'Fearless Girl' is leaving 'Charging Bull,' moving to a new home

Di Modica was not pleased when "Fearless Girl" appeared almost 30 years later, and in an emotional news conference last year threatened to go downtown and turn his bull around, so that it would no longer be facing the new statue.

The popular statue will be moved from the spot where it was installed previous year, opposite the "Charging Bull" sculpture in Lower Manhattan.

Fearless Girl is now moving to a new location facing the New York Stock Exchange, according to the office of New York Mayor Bill de Blasio. "We're grateful to State Street for their partnership in keeping the Fearless Girl here in New York City". It was originally commissioned by State Street Global Advisors (SSGA), in order to draw attention to its "gender diversity index" fund and highlight the role of women in the business world.

De Blasio called the statue "a powerful symbol of the need for change at the highest levels of corporate America". "SSGA President and CEO Cyrus Taraporevala said that "[SSGA's] hope is that by moving her closer to the NYSE she will encourage more companies to take action".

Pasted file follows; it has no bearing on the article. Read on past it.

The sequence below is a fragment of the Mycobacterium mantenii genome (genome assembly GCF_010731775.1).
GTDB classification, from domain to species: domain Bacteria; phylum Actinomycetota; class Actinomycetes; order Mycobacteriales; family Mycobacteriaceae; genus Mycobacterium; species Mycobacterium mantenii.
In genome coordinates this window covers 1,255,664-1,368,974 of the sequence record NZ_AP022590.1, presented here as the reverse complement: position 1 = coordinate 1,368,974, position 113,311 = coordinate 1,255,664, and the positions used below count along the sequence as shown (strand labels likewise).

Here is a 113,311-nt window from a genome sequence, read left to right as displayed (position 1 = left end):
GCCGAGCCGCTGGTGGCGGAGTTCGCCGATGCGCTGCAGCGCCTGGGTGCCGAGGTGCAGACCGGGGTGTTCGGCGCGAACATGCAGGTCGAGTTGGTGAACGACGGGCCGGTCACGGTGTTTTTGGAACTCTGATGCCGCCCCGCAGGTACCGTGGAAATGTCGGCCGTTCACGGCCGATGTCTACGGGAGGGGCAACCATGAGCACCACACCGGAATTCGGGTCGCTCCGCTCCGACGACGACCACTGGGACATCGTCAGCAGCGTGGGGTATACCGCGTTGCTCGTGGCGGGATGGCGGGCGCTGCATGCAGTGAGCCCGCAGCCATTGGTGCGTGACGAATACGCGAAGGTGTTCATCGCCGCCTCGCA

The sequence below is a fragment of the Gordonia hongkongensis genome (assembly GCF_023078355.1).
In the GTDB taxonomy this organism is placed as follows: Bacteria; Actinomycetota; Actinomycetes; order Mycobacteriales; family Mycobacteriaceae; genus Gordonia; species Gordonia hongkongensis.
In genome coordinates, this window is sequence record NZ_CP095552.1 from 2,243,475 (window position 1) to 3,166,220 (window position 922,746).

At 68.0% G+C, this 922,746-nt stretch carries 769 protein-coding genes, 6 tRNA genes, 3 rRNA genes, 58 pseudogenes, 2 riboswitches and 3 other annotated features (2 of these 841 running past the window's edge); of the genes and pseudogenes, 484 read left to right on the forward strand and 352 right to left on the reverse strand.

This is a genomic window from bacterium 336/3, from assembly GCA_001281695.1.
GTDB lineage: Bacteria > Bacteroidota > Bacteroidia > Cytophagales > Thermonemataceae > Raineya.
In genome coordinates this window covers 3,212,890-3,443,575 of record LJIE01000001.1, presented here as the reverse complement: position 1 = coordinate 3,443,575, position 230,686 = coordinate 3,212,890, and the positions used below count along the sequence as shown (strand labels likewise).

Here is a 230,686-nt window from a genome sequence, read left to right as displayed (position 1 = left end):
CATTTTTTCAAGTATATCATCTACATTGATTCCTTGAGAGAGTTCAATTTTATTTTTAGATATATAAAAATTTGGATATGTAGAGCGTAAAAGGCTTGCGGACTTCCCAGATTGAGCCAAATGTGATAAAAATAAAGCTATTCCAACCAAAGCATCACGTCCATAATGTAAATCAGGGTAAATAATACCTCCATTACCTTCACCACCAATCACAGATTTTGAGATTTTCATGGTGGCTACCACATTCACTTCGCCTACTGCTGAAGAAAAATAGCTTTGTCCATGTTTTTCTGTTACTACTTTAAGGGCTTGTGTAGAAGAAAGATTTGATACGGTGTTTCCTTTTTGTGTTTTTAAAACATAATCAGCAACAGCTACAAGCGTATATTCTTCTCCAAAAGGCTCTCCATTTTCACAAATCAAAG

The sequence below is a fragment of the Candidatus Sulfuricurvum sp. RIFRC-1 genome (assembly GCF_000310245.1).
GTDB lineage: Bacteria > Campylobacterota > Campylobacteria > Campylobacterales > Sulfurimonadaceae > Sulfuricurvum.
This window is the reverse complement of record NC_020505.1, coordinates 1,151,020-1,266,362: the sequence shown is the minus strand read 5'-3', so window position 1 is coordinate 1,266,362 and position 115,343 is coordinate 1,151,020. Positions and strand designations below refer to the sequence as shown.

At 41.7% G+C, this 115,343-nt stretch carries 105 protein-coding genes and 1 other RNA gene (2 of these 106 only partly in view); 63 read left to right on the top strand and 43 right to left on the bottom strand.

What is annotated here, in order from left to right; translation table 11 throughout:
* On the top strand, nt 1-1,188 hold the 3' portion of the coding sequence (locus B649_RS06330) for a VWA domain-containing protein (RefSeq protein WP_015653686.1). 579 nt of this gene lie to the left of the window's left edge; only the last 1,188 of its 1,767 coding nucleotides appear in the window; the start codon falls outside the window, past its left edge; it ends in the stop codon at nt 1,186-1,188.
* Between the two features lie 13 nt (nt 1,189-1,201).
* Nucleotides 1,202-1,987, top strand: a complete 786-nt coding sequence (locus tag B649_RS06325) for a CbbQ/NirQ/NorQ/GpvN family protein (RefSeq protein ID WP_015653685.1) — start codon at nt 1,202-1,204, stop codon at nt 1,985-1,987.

The new home is long-term and will help alleviate pedestrian concerns.

Di Modica claimed placing "Fearless Girl" directly opposite of his iconic statue had been done without his permission, and fundamentally changed the message he intended his work to convey. Its sculptor, Kristen Visbal, is happy to see it remain a Manhattan fixture.

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At a press conference a year ago, Di Modica told reporters that "Fearless Girl" tarnished the positive message of the bull, which is "a better America and a better world".

"The mayor felt it was important that the "Fearless Girl" be in a position to stand up to the bull and what it stands for", said Eric Phillips, the mayor's press secretary.

She told CNNMoney: "Fearless Girl [will] continue to inspire the global community regarding gender collaboration in every aspect of life".

Many were disappointed to find that State Street Global Advisors was behind a statue they believed had been spontaneously installed as a feminist statement free from corporate ties.

Fernando Luis Alvarez, the owner of a CT gallery where Di Modica shows his work, defended the bull as a symbol of optimism and said the meaning of the original had been distorted.

In another twist, previous year State Street paid $5 million to settle allegations it underpaid female and minority employees.

  • Adam Floyd